Rachel Laser

Rachel Laser is a lawyer, advocate and strategist who has dedicated her career to making our country more inclusive. She has a proven track record of uniting both faith and secular leaders and advocacy organizations to make tangible progress on some of the most important issues of our time. She currently serves as president and chief executive officer of Americans United for Separation of Church and State.

The Hon. Suzan Johnson Cook

The Hon. Suzan Johnson Cook (Moderator) is a distinguished lecturer at the Freedom Forum Institute’s Religious Freedom Center. Nominated by Secretary Hillary Clinton and appointed by President Barack Obama, she was the third U.S. Ambassador-at-Large for International Religious Freedom, becoming the first woman, first African American and first faith leader to hold this post.

Jeanine Isabel Butler

Jeanine Isabel Butler is an award-winning director, producer and writer of Butlerfilms, LLC, specializing in documentaries and nonfiction entertainment for television, museums, educational nonprofits and nongovernmental organizations (NGOs). She is the director, co-producer and co-writer of “American Heretics: The Politics of the Gospel.”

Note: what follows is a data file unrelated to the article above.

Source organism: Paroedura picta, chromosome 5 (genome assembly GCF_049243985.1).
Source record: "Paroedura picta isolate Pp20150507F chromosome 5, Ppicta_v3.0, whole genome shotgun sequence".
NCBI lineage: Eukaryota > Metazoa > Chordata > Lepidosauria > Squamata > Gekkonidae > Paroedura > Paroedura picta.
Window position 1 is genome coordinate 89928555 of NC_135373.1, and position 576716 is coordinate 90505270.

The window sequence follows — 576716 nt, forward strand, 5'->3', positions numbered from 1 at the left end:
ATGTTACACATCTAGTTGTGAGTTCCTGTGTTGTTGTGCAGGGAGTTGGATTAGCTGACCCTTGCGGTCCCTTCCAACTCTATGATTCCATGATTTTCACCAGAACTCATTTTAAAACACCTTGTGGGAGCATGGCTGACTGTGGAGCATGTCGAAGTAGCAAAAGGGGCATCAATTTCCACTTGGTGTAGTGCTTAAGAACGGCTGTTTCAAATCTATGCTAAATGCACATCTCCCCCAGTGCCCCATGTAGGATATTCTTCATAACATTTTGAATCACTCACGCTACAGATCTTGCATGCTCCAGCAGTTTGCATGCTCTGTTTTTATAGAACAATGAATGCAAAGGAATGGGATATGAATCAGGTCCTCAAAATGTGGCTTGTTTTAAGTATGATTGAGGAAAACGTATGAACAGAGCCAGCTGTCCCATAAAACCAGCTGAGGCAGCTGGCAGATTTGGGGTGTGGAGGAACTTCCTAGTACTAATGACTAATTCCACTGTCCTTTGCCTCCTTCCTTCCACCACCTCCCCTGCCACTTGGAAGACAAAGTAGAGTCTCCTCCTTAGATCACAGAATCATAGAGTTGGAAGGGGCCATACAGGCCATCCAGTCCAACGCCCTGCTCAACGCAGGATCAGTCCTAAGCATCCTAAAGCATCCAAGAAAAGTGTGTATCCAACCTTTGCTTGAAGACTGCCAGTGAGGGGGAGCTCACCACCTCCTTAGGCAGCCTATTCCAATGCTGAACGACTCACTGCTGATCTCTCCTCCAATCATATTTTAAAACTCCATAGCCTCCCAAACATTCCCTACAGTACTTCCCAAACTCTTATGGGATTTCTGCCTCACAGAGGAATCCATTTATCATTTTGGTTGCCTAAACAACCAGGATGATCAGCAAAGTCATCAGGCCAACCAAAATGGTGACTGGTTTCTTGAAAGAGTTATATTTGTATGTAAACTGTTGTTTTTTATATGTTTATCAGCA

Catherine Lynn Butler

Catherine Lynn Butler is an Emmy award-winning documentary writer/producer of Butlerfilms, LLC, who develops and delivers impactful long and short form documentaries for television, museums, educational nonprofits and NGOs. She is co-producer and co-writer of “American Heretics: The Politics of the Gospel.”

This program was made possible by generous support from the Henry Luce Foundation.

Henry Luce Foundation

‘When Islam Is Not a Religion: Inside America’s Fight for Religious Freedom’ @ Knight TV Studio
Sep 10 @ 10:00 am – 12:00 pm

The Religious Freedom Center and Institute for Social Policy and Understanding (ISPU) will host a celebration of the publication of Asma Uddin’s “When Islam Is Not a Religion: Inside America’s Fight for Religious Freedom.” The event will kick-off with Uddin in conversation with Tom Gjelten of National Public Radio, followed by a panel discussion among leaders from diverse faith communities.